WASHINGTON — Frustrated with slow progress in thawing the credit markets, the Federal Reserve last month reversed course and decided to pump hundreds of billions more dollars into the economy, according to meeting minutes released Wednesday.
The minutes shed light on the decision three weeks ago by the Fed's key interest rate-setting body to buy $300 billion in long-term Treasury bonds, after backing away from the proposal in December. Some members of the committee opposed the move over fears that the Fed would be perceived as printing money to fund large U.S. government deficits.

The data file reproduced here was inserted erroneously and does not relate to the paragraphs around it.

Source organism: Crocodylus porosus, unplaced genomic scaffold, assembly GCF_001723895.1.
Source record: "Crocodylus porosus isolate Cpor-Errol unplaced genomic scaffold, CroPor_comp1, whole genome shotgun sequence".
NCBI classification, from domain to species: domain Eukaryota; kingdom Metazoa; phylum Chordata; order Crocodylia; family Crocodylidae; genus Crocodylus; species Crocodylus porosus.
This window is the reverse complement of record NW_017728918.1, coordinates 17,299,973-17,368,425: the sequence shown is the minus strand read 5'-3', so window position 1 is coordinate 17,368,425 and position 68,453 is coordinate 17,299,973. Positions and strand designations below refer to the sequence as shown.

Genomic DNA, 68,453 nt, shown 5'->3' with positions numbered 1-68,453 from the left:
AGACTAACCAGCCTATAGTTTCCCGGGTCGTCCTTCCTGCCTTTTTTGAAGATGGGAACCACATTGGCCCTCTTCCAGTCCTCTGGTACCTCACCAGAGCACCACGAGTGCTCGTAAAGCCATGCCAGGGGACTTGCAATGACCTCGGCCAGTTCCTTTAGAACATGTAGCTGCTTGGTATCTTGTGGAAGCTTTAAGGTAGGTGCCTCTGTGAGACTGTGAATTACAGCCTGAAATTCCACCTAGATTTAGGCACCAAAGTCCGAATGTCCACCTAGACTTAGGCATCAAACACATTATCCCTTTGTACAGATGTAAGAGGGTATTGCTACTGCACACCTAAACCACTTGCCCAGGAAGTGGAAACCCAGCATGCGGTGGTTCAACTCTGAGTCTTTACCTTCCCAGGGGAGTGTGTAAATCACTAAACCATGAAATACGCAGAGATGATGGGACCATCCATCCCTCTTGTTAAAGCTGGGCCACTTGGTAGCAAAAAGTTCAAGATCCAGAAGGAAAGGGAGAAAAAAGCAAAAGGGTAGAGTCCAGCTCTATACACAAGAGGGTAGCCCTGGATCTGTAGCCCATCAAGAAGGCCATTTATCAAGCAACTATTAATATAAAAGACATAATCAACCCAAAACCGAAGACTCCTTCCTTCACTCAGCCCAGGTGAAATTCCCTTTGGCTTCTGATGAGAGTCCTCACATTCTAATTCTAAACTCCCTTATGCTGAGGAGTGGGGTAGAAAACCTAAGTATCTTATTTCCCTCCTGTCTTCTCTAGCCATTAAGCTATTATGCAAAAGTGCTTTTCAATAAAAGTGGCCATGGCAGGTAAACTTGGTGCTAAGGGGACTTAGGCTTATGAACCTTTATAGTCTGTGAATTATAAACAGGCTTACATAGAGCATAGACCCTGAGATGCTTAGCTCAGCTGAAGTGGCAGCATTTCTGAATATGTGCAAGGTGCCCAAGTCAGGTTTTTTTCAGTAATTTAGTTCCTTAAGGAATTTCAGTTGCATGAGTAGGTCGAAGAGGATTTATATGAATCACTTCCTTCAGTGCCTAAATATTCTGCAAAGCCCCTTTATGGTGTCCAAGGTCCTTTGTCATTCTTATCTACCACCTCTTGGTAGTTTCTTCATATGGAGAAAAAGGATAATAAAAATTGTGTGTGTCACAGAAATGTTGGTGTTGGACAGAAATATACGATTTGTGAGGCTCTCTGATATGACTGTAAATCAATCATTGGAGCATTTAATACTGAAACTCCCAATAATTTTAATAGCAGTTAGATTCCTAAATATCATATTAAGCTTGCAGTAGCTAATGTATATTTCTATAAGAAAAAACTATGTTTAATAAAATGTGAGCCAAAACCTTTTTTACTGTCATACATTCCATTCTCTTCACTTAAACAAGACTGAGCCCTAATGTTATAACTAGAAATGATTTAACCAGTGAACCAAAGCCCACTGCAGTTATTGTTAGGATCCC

At the March meeting, however, the grim state of the economy overcame those concerns.
"In the discussion of the economic situation and outlook, nearly all meeting participants said that conditions had deteriorated relative to their expectations," the minutes read.
Since the Fed's previous Open Market Committee meeting, in January, unemployment had continued to rise rapidly. Consumer and business spending remained weak. Stock prices continued to fall. And despite sharp cuts in production, businesses were still weighed down by unsold inventory.